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America Doesn’t Need More Welfare Checks

America Doesn’t Need More Welfare Checks

The United States recently experienced one of the greatest “booms” in our economic history. More people were working than ever before. People were buying houses at a faster rate than they have in decades. Yet there were many people still living from paycheck to paycheck, or welfare check to welfare check. The subject of welfare stirs different passions in different people. Some say that those who are on welfare should be taken off, with no hope of survival afterward. They should “support themselves,” these people say. Others believe that these welfare recipients should be able to stay on the rolls indefinitely. I think that people who are on welfare, who are physically capable to work, should be required to work. However, I also feel that it would be irresponsible of this country to throw these people into low-paying jobs with no training or education to help them eventually get a better job at a higher wage. We should not “force” them to work; we should help them to work and acquire the skills necessary to maintain a good paying job.

Requiring welfare recipients to work and aiding them along the way in respect to finding a good job lessens the welfare rolls by helping the people to find work. Many times, the only reason a person is on welfare is the simple fact that he looked but was not able to find a job. Many people would love to be able to find an entry-level job, but lack of skills and shrinking job markets make it harder and harder to do. In one of the few pieces I have seen done recently on the national television news programs, a man who had a wife and three children was interviewed. They were on welfare because he had lost his job during the downsizing effor…

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…andchildren of people who worked on the W.P.A. during World War II. While the W.P.A. did require the workers to labor, it was still basically a government welfare program. The government “found” something for the workers to do. They paid the workers with tax dollars. This program helped many people survive the Great Depression. We could take everyone off the welfare rolls today, but if we did not give them any guidance or training, they would be back on the roster within months, if not weeks.

While many people may have many different opinions about welfare-to-work programs, I think that if handled properly, they can be beneficial not only to the state, by lessening the welfare rolls, but also to the worker. We can give them the knowledge that they need to move away from welfare and on to a better, more promising future that lies just ahead of them.

Comparing Pride in A Good Man is Hard to Find, Good Country People and Revelation

Pride in A Good Man is Hard to Find, Good Country People and Revelation

Pride is a very relevant issue in almost everyone’s lives. Only when a person is forced to face his pride can he begin to overcome it. Through the similar themes of her short stories, Flannery O’Connor attempts to make her characters realize their pride and overcome it.

In “A Good Man is Hard to Find,” the grandmother is a typical Southern lady. This constant effort to present herself a Southern lady is where her pride is grounded. She criticizes the mother’s traveling outfit, but she herself is wearing a prim and proper-and probably uncomfortable-outfit so that “anyone seeing her dead on the highway would know at once that she was a lady” (O’Connor, “A Good Man” 382). She recalls exactly how to find a certain plantation she used to visit, and the children convince their father to turn the car around. However, the grandmother realizes that the plantation is in another state but is too prideful to admit so. This pride follows her to the point of grace when The Misfit forces her to see reality.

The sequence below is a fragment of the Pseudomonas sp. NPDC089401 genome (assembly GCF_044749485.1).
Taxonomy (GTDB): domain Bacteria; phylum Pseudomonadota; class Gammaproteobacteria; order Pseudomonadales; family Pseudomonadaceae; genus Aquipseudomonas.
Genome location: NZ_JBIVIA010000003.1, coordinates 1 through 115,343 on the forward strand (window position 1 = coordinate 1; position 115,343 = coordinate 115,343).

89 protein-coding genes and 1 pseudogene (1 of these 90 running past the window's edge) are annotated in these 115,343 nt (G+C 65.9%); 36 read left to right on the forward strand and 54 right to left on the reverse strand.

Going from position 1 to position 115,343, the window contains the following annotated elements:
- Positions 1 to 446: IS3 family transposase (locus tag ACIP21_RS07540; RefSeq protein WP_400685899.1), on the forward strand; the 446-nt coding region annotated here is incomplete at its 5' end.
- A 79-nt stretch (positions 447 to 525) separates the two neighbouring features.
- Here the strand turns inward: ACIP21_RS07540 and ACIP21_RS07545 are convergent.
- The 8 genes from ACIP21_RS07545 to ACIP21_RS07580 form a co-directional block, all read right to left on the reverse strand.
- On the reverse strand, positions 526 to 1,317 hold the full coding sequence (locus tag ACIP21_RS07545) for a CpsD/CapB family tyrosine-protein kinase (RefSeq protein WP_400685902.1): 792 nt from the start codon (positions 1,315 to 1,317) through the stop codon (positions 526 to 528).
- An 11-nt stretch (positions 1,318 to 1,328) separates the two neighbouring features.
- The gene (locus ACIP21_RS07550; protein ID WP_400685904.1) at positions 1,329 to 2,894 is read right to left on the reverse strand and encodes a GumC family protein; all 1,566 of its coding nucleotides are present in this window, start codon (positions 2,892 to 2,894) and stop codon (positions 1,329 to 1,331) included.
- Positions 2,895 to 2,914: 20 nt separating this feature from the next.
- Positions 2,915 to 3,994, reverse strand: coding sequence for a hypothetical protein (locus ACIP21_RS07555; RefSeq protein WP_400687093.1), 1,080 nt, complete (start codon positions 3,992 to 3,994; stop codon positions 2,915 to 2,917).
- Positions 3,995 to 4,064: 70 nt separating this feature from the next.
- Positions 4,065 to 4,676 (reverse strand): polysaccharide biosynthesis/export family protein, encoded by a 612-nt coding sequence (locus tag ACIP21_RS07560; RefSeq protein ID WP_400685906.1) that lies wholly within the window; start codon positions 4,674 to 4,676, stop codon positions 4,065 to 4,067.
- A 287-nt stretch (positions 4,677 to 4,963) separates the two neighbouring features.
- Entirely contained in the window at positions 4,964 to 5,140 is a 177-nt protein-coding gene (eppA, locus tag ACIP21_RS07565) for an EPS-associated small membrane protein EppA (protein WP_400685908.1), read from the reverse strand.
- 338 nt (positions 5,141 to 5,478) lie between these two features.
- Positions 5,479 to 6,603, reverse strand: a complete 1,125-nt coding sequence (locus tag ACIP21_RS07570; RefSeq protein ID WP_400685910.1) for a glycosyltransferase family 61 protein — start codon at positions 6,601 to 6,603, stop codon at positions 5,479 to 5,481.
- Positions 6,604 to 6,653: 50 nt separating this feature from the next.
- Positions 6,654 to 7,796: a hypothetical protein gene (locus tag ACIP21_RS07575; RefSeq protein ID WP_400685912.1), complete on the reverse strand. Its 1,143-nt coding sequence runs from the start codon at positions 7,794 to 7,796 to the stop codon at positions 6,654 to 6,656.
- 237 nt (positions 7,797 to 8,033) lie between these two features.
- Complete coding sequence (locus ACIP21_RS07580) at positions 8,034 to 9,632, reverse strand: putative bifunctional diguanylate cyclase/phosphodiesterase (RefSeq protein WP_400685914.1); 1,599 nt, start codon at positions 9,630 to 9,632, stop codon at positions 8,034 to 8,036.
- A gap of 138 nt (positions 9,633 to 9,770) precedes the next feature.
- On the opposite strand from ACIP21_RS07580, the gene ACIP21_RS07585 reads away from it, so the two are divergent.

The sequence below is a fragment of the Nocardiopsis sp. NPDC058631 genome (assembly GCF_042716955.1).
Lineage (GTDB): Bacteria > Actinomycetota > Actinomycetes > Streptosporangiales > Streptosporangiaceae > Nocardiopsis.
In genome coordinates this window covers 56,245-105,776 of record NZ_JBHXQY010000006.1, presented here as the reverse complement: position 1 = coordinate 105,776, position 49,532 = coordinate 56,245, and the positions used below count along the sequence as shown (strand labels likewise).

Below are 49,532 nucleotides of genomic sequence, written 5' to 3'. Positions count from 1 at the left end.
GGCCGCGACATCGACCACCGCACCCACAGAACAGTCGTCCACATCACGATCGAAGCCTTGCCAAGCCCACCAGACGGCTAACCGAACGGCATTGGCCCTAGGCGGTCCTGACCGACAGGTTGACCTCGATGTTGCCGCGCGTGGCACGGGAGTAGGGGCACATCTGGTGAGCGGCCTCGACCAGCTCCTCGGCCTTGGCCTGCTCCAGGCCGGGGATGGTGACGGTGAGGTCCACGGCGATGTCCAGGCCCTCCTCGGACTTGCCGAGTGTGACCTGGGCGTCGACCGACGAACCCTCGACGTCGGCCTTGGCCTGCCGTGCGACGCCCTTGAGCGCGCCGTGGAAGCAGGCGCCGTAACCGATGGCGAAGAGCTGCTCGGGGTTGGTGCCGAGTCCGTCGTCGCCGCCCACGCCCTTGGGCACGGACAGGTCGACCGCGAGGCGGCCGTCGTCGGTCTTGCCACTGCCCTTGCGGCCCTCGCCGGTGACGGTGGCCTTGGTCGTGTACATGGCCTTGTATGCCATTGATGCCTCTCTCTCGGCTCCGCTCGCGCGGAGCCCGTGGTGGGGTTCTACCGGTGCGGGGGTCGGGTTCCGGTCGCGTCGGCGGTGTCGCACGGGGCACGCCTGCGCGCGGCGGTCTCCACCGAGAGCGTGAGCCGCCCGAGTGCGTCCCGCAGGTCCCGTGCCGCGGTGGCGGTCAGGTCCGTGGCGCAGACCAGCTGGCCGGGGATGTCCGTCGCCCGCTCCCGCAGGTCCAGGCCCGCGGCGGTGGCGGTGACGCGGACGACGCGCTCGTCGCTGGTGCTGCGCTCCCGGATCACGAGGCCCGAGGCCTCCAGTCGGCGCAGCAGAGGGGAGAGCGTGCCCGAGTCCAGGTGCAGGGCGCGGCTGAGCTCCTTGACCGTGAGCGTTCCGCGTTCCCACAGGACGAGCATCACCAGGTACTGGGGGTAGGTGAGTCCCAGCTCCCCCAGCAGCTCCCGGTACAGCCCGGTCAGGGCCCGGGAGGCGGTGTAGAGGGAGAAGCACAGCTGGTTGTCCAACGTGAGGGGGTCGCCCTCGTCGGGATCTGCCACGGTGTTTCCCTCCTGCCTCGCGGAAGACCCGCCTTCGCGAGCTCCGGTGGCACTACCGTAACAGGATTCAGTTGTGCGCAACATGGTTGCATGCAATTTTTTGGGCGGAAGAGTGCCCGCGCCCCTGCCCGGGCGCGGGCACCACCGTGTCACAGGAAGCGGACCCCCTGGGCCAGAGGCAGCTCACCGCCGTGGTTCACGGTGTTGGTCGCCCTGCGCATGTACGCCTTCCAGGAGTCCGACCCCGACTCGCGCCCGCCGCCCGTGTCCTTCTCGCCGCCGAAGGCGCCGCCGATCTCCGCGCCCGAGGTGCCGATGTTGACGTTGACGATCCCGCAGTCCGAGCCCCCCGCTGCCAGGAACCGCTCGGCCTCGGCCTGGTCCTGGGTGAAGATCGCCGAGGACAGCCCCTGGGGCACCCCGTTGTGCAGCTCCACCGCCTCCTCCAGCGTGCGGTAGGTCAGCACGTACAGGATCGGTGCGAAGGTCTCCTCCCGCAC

According to Ellen Douglas, the “evil in human hearts, and the possibility of grace, the gift of love, are made terrifyingly and magnificently real” when the grandmother, at gunpoint, admits that The Misfit really is, in her standards, a good man at heart (381). He is better able to express his beliefs about religion, but she has no firm foundation. When he says, “She would [have] been a good woman, if there had been somebody there to shoot her every minute of her life,” he is revealing the fact that her pride, instead of her faith, has carried her through life (O’Connor, “A Good Man” 392). She has merely acted out the life of a typical Southern lady of he…

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…e. Grace allows this change to happen, but one must be willing to face hardships and difficulties because the road to redemption is narrow and rocky.

Works Cited

Douglas, Ellen. “O’Connor’s ‘A Good Man is Hard to Find.'” Contemporary Literature Criticism. Eds. Carolyn Riley and Phyllis Carmel Mendelson. Detroit, MI: Gale, 1976. Vol. 6. 381.

Edwards, Jr., Bruce L. “O’Connor’s ‘Good Country People.'” Masterplots II-Short Story Series. Ed. Frank N. Magill. Pasedena, CA: Salem P, 1986. Vol. 2. 901-902.

O’Connor, Flannery. “Good Country People.” Meyer 392-406.

——–. “A Good Man is Hard to Find.” Meyer 381-392.

——–. “Revelation” Meyer 407-420.

Meyer, Michael, ed. The Bedford Introduction to Literature: Reading, Thinking, Writing. 5th ed. Boston: Bedford/St. Martin’s, 1999.

——–. “O’Connor on Theme and Symbol” Meyer 423-424.

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